Mental health on agenda at Pacific Youth Health Expo

A leading voice in the community and public health spaces is keen to engage with youth at the EI8HT Sports Pacific Youth Health Expo this Saturday.

Dr. Jemaima Tiatia-Seath is the co-head of Auckland University’s School of Māori Studies and Pacific Studies, and she will be leading a segment about addictions, mental health, wellbeing, Pacific suicide prevention and postvention at the Expo.

“Usually when we talk about mental health and wellbeing, there are lots of misconceptions around that, stigma attached to it,” Dr. Tiatia-Seath said.

The University Lecturer wants to highlight that having mental health conversations is okay, and how best to do so for Pacific people.

She is also keen to promote Pacific approaches to mental health which are just as valid as mainstream methods and should work alongside them.

“There are ways that we’ve known for generations that can work, but we don’t seem to hear those narratives,” Dr. Tiatia-Seath said.

“The majority of the help services that are out there are not equipped to deal with a Pacific person; they’re based on mainstream models and frameworks, and then people are meant to fit within the framework.”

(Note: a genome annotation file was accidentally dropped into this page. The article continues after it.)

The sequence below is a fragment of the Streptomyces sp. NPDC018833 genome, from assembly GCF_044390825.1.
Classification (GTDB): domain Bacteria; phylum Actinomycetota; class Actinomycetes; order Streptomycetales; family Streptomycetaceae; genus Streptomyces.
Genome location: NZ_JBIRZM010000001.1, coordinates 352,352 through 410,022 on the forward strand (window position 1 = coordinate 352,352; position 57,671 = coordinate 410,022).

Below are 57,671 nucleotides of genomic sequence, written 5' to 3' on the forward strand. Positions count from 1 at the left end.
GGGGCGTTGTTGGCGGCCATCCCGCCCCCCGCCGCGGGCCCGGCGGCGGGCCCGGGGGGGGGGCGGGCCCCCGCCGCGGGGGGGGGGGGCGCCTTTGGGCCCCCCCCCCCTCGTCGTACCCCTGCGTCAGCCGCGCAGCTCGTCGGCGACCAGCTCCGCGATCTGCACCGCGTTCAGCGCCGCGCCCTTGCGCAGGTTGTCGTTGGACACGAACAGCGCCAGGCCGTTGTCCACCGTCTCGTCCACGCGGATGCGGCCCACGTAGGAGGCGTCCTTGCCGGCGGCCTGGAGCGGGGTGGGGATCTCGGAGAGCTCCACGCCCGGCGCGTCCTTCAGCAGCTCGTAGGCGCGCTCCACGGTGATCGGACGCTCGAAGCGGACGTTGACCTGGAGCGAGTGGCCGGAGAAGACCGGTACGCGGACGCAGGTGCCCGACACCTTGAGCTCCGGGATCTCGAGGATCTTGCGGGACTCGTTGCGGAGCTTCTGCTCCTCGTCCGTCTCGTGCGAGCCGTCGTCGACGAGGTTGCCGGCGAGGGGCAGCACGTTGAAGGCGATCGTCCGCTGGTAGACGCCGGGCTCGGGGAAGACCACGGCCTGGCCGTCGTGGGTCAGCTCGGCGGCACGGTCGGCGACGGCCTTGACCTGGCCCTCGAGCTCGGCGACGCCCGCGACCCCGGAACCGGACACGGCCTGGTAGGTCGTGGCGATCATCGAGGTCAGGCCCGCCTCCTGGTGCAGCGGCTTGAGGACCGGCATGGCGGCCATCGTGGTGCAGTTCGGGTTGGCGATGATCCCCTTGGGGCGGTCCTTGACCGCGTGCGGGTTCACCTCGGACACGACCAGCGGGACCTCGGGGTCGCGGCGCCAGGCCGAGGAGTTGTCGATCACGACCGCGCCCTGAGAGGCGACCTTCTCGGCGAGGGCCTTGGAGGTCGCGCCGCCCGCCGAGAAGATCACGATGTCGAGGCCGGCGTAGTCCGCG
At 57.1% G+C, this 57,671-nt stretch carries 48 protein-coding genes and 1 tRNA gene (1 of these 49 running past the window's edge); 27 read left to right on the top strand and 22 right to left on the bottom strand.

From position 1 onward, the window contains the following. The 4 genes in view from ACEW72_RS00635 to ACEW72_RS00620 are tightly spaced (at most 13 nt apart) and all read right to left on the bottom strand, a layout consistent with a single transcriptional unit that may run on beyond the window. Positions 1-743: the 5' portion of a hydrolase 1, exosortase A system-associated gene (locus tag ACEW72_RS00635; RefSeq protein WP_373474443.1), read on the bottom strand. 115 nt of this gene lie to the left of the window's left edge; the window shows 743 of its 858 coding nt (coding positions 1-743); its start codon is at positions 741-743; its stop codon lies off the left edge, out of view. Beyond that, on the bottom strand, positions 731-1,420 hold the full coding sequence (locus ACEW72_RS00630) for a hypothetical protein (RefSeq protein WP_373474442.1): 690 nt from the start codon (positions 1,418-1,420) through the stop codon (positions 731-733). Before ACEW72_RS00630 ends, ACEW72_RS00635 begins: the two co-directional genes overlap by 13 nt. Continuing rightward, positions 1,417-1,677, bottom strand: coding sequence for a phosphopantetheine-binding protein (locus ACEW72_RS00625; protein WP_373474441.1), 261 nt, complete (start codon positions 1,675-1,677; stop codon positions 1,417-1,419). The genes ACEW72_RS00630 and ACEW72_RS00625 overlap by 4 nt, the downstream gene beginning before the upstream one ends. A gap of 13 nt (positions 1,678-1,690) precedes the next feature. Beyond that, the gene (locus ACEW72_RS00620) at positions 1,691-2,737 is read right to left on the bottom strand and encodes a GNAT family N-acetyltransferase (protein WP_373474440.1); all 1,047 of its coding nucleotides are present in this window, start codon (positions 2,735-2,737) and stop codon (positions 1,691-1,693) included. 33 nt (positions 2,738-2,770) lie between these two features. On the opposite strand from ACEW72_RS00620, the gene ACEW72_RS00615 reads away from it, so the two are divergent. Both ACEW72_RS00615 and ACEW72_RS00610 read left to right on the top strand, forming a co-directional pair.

She said that leads to a gap between knowledge that mental health services are available, and people taking steps to seek help from those services.

“The uptake is also a lot lower because of the attitudes and stigma and values around people seeking help – it’s seen as a bad thing or a weakness,” Dr. Tiatia-Seath said.

According to New Zealand’s Mental Health Survey from 2006, Pacific people over 18 that move to New Zealand are in a better place mentally, than those born and raised in New Zealand.

“It’s about connectedness…, the more you’re connected to your language, identity, culture, the better your wellbeing and health status is,” Dr. Tiatia-Seath said.

“They’re grappling with a whole lot of different identities, and having to have their foot in multiple camps, so you can imagine how that would impact someone’s anxiety, depression, which the Pacific have the highest rates of in New Zealand.”

As a third-generation Samoan-New Zealander herself, Dr. Tiatia-Seath has first-hand experience of such a journey, and published her Masters thesis Caught Between Cultures as a book in 1998.

She said while that sort of cultural identity crisis still exists, the environment is evolving:

“We are seeing a shift, because we’re having the census indicate that a lot more Pacific people are identifying with more than one ethnicity,” Dr. Tiatia-Seath said.

“There’s a multi-ethnic component that I think we need to be more aware of, it’s not just New Zealand-borns anymore.

“I think it’s great to see the [New Zealand] Government commit to the revitalisation of the languages, investing in that and the Ministry of Pacific Peoples. It’s demonstrating a real commitment to overall wellbeing, I believe.”

The EI8HT Sports Pacific Youth Health Expo begins at 10 am at 97 Galway Street in Onehunga, Auckland.

Dr. Jemaima Tiatia-Seath is scheduled to speak at 1pm before joining a wider panel discussion session.

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